Koch began his studies into tuberculosis in August, 1881. He was aware of Villemin’s Villemin, Jean Antoine work on transmission of the agent to animals and had access to pathological material from patients at the Berlin Charite Hospital. There were two major technical problems with which Koch had to deal. First, the organism that caused tuberculosis, and Koch had no doubt that there was such an organism, was extraordinarily difficult to grow in the laboratory. Further, it resisted standard methods of staining, making it difficult to observe. Using samples obtained initially from phthisis patients at the hospital, Koch was able to infect guinea pigs. He then developed an unusual staining procedure involving strong alkali solutions, and was able to visualize rod-shaped bacteria in infectious material. The difficulty in staining suggested that these bacteria had unusual cell wall properties that made them unique among known bacteria. The bacillus subsequently became known as Mycobacterium tuberculosis.

After he developed a means to visualize the organism, Koch began a systematic study of diseased tissues. He quickly established that all specimens obtained from patients with tuberculosis contained the organism. As the disease progressed, either toward increased severity, or patient recovery, the number of organisms reflected the developments in the disease. If the disease became worse, the numbers increased; if the patient recovered, the number of organisms decreased.

Koch then attempted to grow the organism in pure culture. He used a variety of nutrient media, but it was only when he added coagulated blood serum to the growth cultures that the organism began to grow. Even so, it required several weeks of incubation before colonies of bacteria could be observed to develop on the nutrient material. Koch then inoculated guinea pigs with samples obtained from his pure cultures. These animals developed tuberculosis, with symptoms and pathology identical to those observed in human patients; symptoms were also similar to those in guinea pigs inoculated with material from the human disease. The methodology of this work—isolation and growth of a suspected etiological agent in pure culture, followed by observation of the disease in animals inoculated with this material—became the basis for what is known as Koch’s postulates.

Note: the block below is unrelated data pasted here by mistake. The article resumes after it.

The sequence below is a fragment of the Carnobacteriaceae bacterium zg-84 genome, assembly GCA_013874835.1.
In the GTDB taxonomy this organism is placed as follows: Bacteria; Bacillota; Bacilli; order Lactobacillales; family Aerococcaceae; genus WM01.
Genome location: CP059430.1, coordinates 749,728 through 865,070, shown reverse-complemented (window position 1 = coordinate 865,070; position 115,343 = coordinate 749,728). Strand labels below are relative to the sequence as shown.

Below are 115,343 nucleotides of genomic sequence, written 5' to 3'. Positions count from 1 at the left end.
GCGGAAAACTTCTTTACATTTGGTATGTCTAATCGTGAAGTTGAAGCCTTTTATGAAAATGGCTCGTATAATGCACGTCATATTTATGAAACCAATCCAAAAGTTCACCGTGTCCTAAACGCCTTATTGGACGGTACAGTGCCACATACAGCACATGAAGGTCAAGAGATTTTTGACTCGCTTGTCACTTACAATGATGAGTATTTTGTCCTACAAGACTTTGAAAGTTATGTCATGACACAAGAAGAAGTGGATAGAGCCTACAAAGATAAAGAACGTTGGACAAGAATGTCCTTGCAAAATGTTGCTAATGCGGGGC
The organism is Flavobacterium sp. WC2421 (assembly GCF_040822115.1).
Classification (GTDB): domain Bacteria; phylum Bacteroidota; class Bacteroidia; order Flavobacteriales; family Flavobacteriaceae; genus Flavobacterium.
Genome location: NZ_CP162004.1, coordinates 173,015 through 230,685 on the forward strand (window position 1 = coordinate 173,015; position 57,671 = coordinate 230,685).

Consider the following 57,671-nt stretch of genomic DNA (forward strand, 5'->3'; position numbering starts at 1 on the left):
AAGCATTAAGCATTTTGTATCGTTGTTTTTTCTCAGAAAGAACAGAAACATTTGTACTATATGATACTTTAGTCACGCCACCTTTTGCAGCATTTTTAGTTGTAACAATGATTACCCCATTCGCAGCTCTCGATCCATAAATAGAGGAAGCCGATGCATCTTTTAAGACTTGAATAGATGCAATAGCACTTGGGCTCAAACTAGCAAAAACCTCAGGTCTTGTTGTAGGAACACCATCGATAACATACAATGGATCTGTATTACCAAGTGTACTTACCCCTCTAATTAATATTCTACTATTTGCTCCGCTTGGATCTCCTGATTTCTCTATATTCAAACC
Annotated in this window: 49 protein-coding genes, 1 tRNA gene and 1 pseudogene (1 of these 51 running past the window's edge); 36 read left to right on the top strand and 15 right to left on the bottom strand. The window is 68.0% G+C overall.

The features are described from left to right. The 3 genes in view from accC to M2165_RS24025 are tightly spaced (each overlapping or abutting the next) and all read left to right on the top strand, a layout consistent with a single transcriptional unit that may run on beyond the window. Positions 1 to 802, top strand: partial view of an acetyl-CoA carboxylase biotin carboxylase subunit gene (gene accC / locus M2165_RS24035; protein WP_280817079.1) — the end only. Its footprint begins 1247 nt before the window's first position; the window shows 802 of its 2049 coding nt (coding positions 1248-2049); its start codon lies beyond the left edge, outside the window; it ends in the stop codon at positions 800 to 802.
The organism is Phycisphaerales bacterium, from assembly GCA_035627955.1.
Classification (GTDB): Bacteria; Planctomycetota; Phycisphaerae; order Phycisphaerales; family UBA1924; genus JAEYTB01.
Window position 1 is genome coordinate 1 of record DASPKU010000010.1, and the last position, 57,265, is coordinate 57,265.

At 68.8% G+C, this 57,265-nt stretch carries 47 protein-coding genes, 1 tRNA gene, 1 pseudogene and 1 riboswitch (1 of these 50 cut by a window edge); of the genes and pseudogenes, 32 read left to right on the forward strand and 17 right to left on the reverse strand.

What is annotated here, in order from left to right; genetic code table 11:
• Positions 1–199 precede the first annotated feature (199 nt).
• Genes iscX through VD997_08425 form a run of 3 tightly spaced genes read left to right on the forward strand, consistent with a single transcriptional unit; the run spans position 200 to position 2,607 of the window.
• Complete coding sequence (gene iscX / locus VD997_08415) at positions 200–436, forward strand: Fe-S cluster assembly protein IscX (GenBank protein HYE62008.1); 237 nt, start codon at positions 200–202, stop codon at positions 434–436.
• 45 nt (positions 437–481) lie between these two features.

Koch presented his work on isolation of the tubercle bacillus before the Berlin Physiological Society on March 24, 1882. It was fewer than eight months from the time when he had begun work on the problem.

In 1883, Koch turned his attention to the problem of cholera. Endemic in India for centuries, the disease did not reach Europe until 1831. By 1875, it had been associated with four major pandemics; Koch himself had observed the nature of the disease during the European epidemic between 1866 and 1875. The severity and rapid spread of the disease had already established it as one of the most dread diseases of humankind. In 1883, a fresh outbreak occurred in Egypt, threatening to spread again into the continent of Europe. By the request of the Egyptian government, the French established a commission to study the disease under the auspices of Louis Pasteur, but led by Pasteur’s assistants, Pierre-Paul-Émile Roux Roux, Pierre-Paul-Émile and Louis Thuillier Thuillier, Louis . The commission arrived in Alexandria during mid-1883.

Reflecting the ongoing rivalry with the French, the German government likewise established a commission, under the leadership of Koch, which arrived in Egypt in August, 1883. During the course of the epidemic in Egypt, between 60,000 and 100,000 people died. Among the deaths was that of Louis Thuillier. Thuillier had been so respected that Koch put aside his personal dislike for Pasteur and the French and attended Thuillier’s funeral.